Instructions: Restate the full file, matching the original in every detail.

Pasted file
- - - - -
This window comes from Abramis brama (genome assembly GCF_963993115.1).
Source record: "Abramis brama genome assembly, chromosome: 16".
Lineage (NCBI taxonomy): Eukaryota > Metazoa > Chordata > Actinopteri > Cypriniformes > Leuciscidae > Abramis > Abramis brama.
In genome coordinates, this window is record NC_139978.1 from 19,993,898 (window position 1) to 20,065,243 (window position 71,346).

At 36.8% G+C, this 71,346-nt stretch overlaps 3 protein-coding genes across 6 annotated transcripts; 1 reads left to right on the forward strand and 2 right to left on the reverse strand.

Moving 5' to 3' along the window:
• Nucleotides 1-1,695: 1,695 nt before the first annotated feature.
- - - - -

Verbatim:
This window comes from Abramis brama (genome assembly GCF_963993115.1).
Source record: "Abramis brama genome assembly, chromosome: 16".
Lineage (NCBI taxonomy): Eukaryota > Metazoa > Chordata > Actinopteri > Cypriniformes > Leuciscidae > Abramis > Abramis brama.
In genome coordinates, this window is record NC_139978.1 from 19,993,898 (window position 1) to 20,065,243 (window position 71,346).

At 36.8% G+C, this 71,346-nt stretch overlaps 3 protein-coding genes across 6 annotated transcripts; 1 reads left to right on the forward strand and 2 right to left on the reverse strand.

Moving 5' to 3' along the window:
• Nucleotides 1-1,695: 1,695 nt before the first annotated feature.